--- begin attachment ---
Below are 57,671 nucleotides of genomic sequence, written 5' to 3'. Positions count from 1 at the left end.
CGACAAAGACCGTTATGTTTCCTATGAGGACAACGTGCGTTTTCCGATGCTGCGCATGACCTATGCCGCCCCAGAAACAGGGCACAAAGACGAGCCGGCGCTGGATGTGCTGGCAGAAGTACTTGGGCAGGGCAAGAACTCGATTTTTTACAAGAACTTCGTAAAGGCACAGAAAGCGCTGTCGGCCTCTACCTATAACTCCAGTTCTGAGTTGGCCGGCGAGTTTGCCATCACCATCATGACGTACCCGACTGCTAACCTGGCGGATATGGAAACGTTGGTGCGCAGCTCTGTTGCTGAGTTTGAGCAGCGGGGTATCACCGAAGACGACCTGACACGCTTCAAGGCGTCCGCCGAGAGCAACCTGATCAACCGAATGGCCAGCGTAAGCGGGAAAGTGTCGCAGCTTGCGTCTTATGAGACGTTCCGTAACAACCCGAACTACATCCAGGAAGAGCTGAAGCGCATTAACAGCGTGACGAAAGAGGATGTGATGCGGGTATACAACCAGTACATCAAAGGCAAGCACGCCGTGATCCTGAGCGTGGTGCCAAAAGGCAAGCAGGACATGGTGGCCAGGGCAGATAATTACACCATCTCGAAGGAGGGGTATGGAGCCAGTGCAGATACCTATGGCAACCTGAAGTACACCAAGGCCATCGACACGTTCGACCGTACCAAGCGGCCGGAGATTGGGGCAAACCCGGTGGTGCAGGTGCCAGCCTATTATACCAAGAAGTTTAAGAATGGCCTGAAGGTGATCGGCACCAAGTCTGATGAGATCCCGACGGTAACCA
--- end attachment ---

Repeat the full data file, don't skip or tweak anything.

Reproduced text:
Below are 57,671 nucleotides of genomic sequence, written 5' to 3'. Positions count from 1 at the left end.
CGACAAAGACCGTTATGTTTCCTATGAGGACAACGTGCGTTTTCCGATGCTGCGCATGACCTATGCCGCCCCAGAAACAGGGCACAAAGACGAGCCGGCGCTGGATGTGCTGGCAGAAGTACTTGGGCAGGGCAAGAACTCGATTTTTTACAAGAACTTCGTAAAGGCACAGAAAGCGCTGTCGGCCTCTACCTATAACTCCAGTTCTGAGTTGGCCGGCGAGTTTGCCATCACCATCATGACGTACCCGACTGCTAACCTGGCGGATATGGAAACGTTGGTGCGCAGCTCTGTTGCTGAGTTTGAGCAGCGGGGTATCACCGAAGACGACCTGACACGCTTCAAGGCGTCCGCCGAGAGCAACCTGATCAACCGAATGGCCAGCGTAAGCGGGAAAGTGTCGCAGCTTGCGTCTTATGAGACGTTCCGTAACAACCCGAACTACATCCAGGAAGAGCTGAAGCGCATTAACAGCGTGACGAAAGAGGATGTGATGCGGGTATACAACCAGTACATCAAAGGCAAGCACGCCGTGATCCTGAGCGTGGTGCCAAAAGGCAAGCAGGACATGGTGGCCAGGGCAGATAATTACACCATCTCGAAGGAGGGGTATGGAGCCAGTGCAGATACCTATGGCAACCTGAAGTACACCAAGGCCATCGACACGTTCGACCGTACCAAGCGGCCGGAGATTGGGGCAAACCCGGTGGTGCAGGTGCCAGCCTATTATACCAAGAAGTTTAAGAATGGCCTGAAGGTGATCGGCACCAAGTCTGATGAGATCCCGACGGTAACCA